• As a librarian, I heard that from patrons and librarians alike numerous times, and it always annoyed me. Granted, if a child is just learning to read, they should be doing just that, but even there, audiobooks can be a useful tool, allowing the child to follow along as they read their books. Once you’ve learned to read, however, why is it cheating? There are many reasons for reading a book or listening to a book – enjoyment, interest, and maybe learning something new. All these things can be achieved through both the written and the spoken word, and the love for reading is developed either way.
  • How did you celebrate after finishing this novel?
    • Went out to dinner with my friends, who were also my beta readers and first reviewers. One even sent me a dozen roses to congratulate me for completing my first novel.
  • What gets you out of a writing slump? What about a reading slump?
    • Just taking a break from it for a bit and concentrating on something else. Before long I’m eager to get back to both. With reading, a new book by one of my favorite authors is all it usually takes. With writing, the idea for a new story generally sparks a renewed interest.
  • In your opinion, what are the pros and cons of writing a stand-alone novel vs. writing a series?
    • My problem with stand-alone novels is that I tend to fall in love with the characters and want to see them again. In my own writing, so far, I haven’t been able to write anything that I can fit in just one book. I did try. Cross of Ciaran started out to be a stand-alone, but then I found myself attached to the characters, and having reached 250,000 words and counting, I just kept writing. The downside is that I find it hard to fit in a book that’s not in one of the series I’m working on, and there are other stories I want to tell. It’s also a challenge to keep the materials fresh and new, while retaining the interest and attraction of the first book.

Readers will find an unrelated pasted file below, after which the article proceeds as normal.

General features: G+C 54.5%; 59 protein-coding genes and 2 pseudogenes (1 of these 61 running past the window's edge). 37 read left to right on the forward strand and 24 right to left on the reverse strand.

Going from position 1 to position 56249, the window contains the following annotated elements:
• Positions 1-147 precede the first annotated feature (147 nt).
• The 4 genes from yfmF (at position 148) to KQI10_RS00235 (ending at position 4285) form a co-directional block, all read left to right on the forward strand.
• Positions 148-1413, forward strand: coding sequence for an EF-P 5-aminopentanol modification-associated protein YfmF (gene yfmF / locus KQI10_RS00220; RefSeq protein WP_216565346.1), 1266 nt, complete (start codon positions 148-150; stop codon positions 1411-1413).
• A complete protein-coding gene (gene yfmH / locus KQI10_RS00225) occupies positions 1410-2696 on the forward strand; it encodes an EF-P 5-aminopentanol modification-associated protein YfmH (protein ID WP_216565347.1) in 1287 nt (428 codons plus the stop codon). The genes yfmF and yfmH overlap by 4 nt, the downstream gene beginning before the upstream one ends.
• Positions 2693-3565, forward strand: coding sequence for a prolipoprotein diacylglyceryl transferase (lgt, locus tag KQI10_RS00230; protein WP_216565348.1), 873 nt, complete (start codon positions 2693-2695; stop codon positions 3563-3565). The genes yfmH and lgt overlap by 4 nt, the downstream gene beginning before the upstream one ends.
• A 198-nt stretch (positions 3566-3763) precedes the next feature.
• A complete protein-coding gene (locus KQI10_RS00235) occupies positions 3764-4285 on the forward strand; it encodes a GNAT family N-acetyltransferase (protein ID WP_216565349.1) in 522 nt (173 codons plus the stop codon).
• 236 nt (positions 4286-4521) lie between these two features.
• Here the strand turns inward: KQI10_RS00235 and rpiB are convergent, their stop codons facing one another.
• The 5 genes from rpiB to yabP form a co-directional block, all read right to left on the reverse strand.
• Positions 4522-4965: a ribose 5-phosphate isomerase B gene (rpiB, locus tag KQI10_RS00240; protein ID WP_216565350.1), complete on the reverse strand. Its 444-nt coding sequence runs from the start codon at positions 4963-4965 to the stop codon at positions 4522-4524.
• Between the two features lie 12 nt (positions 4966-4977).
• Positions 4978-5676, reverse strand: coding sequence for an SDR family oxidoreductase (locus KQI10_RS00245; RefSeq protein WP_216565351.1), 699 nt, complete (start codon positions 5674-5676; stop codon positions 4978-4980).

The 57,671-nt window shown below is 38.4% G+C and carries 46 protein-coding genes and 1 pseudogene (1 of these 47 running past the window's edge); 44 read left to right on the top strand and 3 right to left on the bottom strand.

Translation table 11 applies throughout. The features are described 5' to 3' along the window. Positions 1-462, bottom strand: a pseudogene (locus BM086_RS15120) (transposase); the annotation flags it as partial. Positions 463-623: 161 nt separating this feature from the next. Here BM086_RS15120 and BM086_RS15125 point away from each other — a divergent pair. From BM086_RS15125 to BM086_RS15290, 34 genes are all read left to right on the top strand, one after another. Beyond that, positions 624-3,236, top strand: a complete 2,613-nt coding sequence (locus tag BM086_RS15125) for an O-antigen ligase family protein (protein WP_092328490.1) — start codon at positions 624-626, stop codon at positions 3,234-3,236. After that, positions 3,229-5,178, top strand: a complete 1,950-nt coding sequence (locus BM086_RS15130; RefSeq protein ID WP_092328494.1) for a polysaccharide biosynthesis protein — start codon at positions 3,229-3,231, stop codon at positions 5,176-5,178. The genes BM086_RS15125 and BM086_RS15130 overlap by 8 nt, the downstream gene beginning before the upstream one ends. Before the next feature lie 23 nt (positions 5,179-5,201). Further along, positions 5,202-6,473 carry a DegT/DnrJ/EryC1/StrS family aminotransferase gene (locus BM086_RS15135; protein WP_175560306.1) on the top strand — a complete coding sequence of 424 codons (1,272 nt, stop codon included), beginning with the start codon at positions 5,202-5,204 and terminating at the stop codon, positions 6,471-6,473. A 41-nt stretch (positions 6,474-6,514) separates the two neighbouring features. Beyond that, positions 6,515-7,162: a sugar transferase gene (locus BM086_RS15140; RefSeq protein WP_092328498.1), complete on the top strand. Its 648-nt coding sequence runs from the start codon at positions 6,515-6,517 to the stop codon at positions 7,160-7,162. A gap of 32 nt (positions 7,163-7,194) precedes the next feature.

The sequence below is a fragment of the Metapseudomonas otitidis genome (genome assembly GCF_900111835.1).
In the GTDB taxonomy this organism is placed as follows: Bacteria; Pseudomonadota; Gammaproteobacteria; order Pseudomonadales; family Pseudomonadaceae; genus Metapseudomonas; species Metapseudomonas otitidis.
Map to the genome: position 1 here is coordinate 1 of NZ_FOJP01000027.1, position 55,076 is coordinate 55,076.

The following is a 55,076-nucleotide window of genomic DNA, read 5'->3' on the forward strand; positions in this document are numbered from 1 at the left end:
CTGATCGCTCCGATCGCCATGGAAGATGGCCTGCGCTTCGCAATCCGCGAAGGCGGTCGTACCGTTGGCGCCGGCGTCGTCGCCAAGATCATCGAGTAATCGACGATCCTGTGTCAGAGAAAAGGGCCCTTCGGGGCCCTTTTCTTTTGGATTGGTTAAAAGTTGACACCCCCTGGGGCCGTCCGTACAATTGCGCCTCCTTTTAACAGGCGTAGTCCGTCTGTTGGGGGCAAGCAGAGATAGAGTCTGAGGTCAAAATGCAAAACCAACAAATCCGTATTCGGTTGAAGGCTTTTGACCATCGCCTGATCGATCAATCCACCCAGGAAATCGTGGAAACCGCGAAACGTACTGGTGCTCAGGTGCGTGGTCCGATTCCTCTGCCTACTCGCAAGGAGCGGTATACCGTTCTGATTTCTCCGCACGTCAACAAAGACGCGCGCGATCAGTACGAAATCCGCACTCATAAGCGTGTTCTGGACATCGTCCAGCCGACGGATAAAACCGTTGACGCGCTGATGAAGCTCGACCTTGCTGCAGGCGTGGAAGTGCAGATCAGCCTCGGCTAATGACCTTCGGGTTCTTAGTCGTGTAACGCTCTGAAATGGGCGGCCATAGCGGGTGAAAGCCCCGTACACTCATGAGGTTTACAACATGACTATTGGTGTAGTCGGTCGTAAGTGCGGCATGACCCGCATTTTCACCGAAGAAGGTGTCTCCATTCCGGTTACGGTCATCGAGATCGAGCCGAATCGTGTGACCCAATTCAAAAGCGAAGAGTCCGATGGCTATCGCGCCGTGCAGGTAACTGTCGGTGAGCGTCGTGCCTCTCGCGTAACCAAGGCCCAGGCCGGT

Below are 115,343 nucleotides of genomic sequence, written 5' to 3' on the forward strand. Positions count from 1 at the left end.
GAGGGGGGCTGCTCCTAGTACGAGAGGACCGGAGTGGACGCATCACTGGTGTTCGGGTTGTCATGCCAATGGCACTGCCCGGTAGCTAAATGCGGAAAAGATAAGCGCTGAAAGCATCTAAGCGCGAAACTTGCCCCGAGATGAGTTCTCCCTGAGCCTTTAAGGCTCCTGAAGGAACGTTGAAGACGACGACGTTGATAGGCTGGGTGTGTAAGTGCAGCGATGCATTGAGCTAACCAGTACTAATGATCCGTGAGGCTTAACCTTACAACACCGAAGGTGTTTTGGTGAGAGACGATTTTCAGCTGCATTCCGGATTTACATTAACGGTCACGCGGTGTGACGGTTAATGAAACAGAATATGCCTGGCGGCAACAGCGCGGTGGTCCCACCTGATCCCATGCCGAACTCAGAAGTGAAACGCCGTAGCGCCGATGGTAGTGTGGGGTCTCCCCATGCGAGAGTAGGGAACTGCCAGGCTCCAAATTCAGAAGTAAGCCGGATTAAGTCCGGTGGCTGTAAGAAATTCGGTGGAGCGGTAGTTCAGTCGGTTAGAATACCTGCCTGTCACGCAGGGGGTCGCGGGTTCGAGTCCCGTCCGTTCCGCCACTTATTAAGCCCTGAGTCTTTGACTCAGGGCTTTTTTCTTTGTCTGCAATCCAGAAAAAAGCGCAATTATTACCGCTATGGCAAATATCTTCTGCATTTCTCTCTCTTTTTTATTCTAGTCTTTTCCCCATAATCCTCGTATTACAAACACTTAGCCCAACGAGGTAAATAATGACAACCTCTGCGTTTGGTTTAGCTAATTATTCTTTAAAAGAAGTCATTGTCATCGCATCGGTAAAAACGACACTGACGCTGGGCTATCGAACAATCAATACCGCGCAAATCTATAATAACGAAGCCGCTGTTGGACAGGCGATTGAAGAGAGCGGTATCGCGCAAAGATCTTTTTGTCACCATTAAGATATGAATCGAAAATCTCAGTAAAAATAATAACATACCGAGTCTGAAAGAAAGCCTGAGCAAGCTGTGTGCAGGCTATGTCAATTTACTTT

• Have any of your characters ever appeared in your dreams?
    • Most of the heroes at one time or another. It might have something to do with me thinking about the next scene in the book as I’m falling asleep, but I’m not complaining. I do some of my best writing then, and the dreams are certainly pleasant.
  • What bits of advice would you give to aspiring authors?
    • In the words of Winston Churchill, “Never give in.” If you love writing, if it brings you joy, then don’t let anyone dissuade you from it. You may have to do it part time at first, because you need to make a living, raise a family, etc., but never stop doing it. Make it a part of what you do. It is a gift. Don’t waste it.
  • What’s next for you?
    • Right now, I’m writing the third book in the Cross of Ciaran series. Then I’m going to switch gears a bit, and hopefully publish a historical mystery this summer under the pen name I. M. Foster, but we’ll have to see how things go. I also have Book 4 in my Thunder on the Moor series underway, hopefully for a November release. That’s the plan, good Lord willing, as Father MIke would say.